During the pandemic, 47% of Canadian health care workers reported a need for psychological support; and 42% of Pakistani health care workers reported moderate psychological distress and 26% severe psychological distress.
In Italy and Spain, parents recorded that during isolation, 77% of children had difficulty concentrating; 39% had restlessness and irritability; 38% had nervousness, and 31% had feelings of loneliness. These figures were reported in the new United Nations policy brief.
A study on young people with a history of mental health needs living in the United Kingdom found that 32% of them reported that the pandemic had worsened their mental health.
Overall, the brief notes that this year's national surveys show, 45% of people in the US reported emotional turmoil during the coronavirus pandemic.
What Are People Doing?
Kaiser Family Foundation Poll, a federal hotline for the emotionally distressed, reported that almost half of the Americans said the pandemic is harming their mental health. It is a 1,000% increase compared to April 2019.
More than 20,000 people texted the hotline in the first quarter of 2020, run by the Substance Abuse and Mental Health Services Administration.
Talkspace, an online therapy service, posted a 65% client leap since mid-February.
The company's anonymously collected text messages and transcribed therapy sessions show coronavirus-related anxiety dominating patient concerns.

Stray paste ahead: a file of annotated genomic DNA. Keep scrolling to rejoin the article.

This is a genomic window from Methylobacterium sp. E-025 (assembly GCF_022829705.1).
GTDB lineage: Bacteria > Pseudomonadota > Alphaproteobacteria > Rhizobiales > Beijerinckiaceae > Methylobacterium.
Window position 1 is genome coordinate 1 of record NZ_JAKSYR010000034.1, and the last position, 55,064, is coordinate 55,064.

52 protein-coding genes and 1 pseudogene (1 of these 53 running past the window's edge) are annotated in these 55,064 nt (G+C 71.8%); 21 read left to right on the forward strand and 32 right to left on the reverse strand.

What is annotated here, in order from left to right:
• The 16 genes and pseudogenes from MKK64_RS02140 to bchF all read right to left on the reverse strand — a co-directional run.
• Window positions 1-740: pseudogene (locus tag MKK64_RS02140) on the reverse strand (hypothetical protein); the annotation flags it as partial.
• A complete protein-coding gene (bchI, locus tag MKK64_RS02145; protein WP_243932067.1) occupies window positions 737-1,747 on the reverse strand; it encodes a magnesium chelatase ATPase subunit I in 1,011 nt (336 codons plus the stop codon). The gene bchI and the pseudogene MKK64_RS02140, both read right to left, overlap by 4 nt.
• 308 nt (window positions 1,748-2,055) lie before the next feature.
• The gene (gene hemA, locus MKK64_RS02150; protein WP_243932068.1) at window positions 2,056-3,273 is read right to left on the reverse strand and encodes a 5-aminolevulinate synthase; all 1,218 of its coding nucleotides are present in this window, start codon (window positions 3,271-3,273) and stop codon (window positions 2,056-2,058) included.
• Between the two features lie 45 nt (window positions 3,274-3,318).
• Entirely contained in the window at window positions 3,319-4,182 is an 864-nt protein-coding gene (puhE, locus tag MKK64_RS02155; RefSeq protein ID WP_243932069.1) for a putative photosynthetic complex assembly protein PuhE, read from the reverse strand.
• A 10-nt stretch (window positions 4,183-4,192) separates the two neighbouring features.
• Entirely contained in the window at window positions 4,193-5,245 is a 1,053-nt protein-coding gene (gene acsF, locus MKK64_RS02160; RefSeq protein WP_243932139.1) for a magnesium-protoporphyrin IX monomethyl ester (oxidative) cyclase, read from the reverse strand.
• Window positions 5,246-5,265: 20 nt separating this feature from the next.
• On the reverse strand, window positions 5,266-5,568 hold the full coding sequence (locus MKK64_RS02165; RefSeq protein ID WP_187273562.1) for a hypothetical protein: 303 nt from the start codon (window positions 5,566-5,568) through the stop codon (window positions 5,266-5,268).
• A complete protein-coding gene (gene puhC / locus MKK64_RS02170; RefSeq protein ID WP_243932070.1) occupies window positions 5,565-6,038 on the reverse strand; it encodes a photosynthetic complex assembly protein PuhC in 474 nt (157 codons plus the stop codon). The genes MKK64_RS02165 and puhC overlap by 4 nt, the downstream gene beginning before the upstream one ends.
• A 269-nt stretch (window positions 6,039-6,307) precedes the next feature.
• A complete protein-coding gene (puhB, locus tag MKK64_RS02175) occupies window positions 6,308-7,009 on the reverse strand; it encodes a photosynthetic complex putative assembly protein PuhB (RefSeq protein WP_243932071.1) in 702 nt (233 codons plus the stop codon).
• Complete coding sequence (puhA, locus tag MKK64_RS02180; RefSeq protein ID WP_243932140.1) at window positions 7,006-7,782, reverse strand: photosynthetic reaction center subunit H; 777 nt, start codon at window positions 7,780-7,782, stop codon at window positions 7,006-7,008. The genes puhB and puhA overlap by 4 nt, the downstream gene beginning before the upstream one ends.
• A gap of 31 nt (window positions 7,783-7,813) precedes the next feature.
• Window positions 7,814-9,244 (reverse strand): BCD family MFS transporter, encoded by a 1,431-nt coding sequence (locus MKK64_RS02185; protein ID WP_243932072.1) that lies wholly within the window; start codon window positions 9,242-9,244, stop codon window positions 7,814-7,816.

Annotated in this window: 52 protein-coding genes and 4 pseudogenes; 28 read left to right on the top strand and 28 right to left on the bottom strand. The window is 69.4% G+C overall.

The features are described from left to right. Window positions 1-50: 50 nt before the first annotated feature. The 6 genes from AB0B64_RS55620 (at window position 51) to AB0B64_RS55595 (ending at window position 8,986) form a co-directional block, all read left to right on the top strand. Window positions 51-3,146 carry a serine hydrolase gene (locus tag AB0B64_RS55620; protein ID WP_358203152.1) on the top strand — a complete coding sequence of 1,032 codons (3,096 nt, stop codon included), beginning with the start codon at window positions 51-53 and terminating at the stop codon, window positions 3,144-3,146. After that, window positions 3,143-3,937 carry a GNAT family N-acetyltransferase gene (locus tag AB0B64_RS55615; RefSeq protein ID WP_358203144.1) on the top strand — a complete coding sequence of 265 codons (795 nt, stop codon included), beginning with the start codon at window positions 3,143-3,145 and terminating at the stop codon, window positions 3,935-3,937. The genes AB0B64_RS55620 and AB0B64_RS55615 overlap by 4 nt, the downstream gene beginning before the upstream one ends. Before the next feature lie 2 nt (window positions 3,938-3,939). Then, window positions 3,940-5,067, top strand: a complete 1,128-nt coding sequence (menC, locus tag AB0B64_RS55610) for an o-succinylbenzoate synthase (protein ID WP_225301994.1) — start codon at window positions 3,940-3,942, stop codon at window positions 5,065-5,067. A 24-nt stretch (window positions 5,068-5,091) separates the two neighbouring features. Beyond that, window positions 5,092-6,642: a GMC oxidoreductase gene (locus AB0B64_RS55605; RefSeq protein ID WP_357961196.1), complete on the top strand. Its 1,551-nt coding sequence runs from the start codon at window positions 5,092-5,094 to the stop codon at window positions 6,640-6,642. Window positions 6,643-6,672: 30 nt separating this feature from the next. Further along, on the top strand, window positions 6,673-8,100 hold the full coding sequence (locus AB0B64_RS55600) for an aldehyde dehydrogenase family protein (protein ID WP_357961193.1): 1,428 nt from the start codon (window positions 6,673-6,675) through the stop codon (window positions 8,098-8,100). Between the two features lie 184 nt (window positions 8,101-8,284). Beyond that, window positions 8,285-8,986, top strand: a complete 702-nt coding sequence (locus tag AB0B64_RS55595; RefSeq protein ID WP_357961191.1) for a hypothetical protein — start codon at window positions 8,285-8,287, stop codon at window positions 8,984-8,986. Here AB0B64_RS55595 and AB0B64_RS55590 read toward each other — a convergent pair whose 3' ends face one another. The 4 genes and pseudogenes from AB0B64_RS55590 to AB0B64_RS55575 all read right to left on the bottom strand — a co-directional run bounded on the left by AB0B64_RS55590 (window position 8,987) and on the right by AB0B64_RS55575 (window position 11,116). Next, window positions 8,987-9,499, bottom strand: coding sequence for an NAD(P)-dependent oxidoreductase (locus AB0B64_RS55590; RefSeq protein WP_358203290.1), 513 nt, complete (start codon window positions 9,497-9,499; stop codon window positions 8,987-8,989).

"People are terrified," Talkspace co-founder and CEO Oren Frank said.
The growing demand for services, he said, is almost precisely following the virus' regional march through the US. "What's shocking to me is how little leaders are talking about this. There are no White House briefings about it. There is no plan."
Yet less than half receive treatment. As suicide rates have fallen around the world, the rate in the United States has climbed every year since 1999, increasing 33% in the past two decades.
Researchers claim that part of the issue is the vastly different manner in which the United States approaches mental illness relative to physical illness.
In regular times, a patient suffering from a heart attack rarely has trouble securing a cardiologist, operating table, and hospital bed. But mental-crisis patients struggle consistently to get their insurance to pay for care. They even battle with insurance to find therapists and psychiatrists who are willing to take that payment. Even the ones who can afford it end up paying out of pocket.
Experts worry that these issues with equity and access will only escalate with the pandemic that has disrupted the operations of hospitals, insurance firms, and mental health centers.